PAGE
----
If Phil Chronican is right bank shareholders and borrowers are both going to be losers in the new post-financial-crisis environment, with only depositors better off.
The chief executive of ANZ’s Australian banking business told an American Chamber of Commerce lunch today that banks were now operating in a fundamentally different environment.
"Striking an appropriate balance is the challenge – offering attractive interest rates for borrowers, value for depositors, returns for shareholders and support for the community, all the while remaining a healthy and competitive business. The reality is only the depositors are going to be better off," he said.
Before the crisis, the banks, their shareholders – and their borrowers – experienced something of a golden era. Credit was cheap and plentiful, the banks’ funding costs in offshore markets were low and they were able to leverage the volume growth in their lending and offset net interest margin contraction by running near-continuous capital management programs.
As Chronican said, Australian bank balance sheets grew at 15 per cent compound annual rates for more than 25 years – until 2007.
The crisis impacted almost every significant element with the banks’ balance sheets. Corporate and household credit growth shuddered almost to a halt, to 30-year lows, while household savings rates reached 30-year highs.
Wholesale funding became less available and significantly more expensive and the banks responded to the fright they received during the worst of the crisis, when funds weren’t available at any price, tightened and re-priced their lending and shifted the focus of their funding to deposits.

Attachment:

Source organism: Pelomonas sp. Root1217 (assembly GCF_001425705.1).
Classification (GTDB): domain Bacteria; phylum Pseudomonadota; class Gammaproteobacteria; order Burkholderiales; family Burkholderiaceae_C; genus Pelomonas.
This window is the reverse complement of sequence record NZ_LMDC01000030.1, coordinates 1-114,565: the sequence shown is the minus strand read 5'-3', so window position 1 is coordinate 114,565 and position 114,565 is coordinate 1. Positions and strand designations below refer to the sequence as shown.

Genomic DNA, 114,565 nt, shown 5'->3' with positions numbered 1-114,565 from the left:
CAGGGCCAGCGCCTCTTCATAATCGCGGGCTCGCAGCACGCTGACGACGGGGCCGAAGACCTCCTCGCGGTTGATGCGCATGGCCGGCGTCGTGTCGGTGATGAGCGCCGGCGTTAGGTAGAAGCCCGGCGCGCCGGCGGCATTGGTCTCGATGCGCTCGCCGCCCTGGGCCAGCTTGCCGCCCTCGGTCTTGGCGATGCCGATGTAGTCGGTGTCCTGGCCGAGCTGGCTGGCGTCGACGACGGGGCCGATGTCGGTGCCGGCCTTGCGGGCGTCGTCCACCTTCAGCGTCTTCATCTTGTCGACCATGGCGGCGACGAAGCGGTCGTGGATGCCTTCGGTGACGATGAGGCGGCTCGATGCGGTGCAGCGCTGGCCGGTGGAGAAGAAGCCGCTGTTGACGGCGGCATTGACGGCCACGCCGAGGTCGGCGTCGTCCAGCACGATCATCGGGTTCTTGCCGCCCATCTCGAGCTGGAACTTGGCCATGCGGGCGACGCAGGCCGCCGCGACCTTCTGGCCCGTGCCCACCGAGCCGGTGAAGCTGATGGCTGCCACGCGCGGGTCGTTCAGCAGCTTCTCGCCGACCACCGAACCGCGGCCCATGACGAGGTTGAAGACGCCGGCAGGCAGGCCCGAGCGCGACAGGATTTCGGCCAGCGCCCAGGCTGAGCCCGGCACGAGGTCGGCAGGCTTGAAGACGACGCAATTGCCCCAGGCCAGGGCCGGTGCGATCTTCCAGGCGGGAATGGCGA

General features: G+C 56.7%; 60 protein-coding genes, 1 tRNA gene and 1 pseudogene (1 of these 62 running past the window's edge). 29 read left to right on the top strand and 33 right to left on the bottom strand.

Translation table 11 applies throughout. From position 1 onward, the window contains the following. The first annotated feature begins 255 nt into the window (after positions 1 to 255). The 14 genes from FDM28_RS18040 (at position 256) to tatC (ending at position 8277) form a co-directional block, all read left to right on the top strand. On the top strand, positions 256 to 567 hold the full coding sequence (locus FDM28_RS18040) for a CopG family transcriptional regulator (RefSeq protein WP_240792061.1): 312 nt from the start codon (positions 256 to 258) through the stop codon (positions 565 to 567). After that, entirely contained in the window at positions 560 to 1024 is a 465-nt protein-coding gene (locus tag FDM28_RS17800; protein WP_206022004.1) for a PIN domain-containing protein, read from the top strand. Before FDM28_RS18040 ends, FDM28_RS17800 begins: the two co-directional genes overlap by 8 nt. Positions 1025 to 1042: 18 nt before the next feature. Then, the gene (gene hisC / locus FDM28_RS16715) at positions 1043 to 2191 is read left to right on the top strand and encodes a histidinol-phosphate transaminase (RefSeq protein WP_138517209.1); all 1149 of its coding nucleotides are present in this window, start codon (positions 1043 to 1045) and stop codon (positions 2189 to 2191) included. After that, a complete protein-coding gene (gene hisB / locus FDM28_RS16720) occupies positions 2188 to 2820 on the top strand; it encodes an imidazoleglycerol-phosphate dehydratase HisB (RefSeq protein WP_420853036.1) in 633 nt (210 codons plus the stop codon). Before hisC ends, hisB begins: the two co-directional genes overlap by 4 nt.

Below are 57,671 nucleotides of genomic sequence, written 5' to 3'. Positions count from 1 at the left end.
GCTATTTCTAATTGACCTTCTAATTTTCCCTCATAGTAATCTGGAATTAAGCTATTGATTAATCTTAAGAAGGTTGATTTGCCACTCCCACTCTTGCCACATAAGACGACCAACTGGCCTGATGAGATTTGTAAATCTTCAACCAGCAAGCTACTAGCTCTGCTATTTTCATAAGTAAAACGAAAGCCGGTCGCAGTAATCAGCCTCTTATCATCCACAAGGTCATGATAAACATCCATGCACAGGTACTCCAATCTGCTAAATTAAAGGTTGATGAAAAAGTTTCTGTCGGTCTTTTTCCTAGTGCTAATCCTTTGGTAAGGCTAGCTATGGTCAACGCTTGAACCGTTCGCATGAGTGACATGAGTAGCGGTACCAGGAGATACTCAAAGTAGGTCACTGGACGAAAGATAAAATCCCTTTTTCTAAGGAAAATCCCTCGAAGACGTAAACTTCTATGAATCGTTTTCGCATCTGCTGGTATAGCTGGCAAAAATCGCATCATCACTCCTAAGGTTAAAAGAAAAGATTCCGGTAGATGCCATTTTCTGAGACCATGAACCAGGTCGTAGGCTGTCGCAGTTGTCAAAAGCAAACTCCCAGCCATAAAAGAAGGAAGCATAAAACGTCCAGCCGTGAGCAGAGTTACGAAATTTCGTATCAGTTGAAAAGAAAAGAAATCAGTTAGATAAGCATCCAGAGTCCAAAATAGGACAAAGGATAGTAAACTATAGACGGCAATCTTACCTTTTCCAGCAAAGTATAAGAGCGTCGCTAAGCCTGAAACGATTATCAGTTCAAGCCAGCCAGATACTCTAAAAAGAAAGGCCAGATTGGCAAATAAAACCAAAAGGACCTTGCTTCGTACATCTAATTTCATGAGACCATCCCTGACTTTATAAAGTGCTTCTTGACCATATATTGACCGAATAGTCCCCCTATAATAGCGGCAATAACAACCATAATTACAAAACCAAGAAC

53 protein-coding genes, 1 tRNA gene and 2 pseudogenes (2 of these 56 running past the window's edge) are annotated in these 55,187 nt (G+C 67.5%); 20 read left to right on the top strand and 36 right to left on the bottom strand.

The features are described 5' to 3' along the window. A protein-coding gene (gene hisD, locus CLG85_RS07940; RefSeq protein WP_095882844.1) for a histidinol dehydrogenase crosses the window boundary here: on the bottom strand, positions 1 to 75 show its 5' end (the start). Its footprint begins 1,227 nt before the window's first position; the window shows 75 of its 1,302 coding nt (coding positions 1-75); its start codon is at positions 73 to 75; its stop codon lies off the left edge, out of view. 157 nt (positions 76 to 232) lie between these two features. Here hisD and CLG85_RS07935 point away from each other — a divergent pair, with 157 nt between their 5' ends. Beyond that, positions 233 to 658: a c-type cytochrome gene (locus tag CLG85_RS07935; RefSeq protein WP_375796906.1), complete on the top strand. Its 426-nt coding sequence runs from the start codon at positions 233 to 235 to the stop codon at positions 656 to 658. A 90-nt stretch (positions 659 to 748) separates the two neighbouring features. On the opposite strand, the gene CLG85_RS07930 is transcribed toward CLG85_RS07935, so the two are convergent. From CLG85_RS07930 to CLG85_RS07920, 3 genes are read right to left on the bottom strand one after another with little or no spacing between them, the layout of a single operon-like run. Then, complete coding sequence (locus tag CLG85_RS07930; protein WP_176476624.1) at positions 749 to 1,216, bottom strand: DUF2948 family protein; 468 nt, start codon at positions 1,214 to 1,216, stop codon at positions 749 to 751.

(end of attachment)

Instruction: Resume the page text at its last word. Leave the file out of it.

As Chronican said, when wholesale funding became more expensive the competition for deposits – and their cost – increased. With all the majors now sourcing a majority of their funding from deposits, it is depositors now holding the upper hand.
The whole system is steadily shifting its emphasis from pumping out credit to pulling in deposits. The deposit pool is relatively finite so, unless the banks can attract or create a new source of deposit funding – the superannuation system might provide part of the answer – the competition for and relative cost of that funding can only increase.
As he also said, whereas changes to the cost of term funding can take years to flow through to a banks’ overall cost of funds, changes to the cost of deposits flow through very quickly, generally within three to six months. There is going to be a continuous and permanent battle to retain and grow those deposits.
Combined with the regulatory response to the crisis – more regulation, more capital and more liquidity – banking will, Chronican said, become more expensive and, because the banks won’t be able to leverage their balance sheets as they did pre-crisis, it would be much harder for them to achieve the kinds of returns on equity, above 20 per cent, that they once enjoyed.
At the moment the majors are producing returns in the mid-teens, but that has been aided by continuing falls in impairment charges and the full impact of the new regulatory regime has yet to be felt.
If Chronican is right (and there was nothing controversial in his assessment of the state of the sector) the lending rates and policies of the banks may not be any less of a political issue but the banks won’t be able to be accused of oligopolistic profiteering.
In fact, while his depiction of the sector’s outlook was sombre, it could be worse if Wayne Swan delivers his promised horror budget amidst the restructuring being forced on the non-resource side of the economy by the strength of the Australian dollar and the cautiousness of Australian consumers.
In the low-growth, low-returns environment they are experiencing, the last thing the banks would want is a reversal of the trend in impairments that has generated much of its earnings growth in the past two years.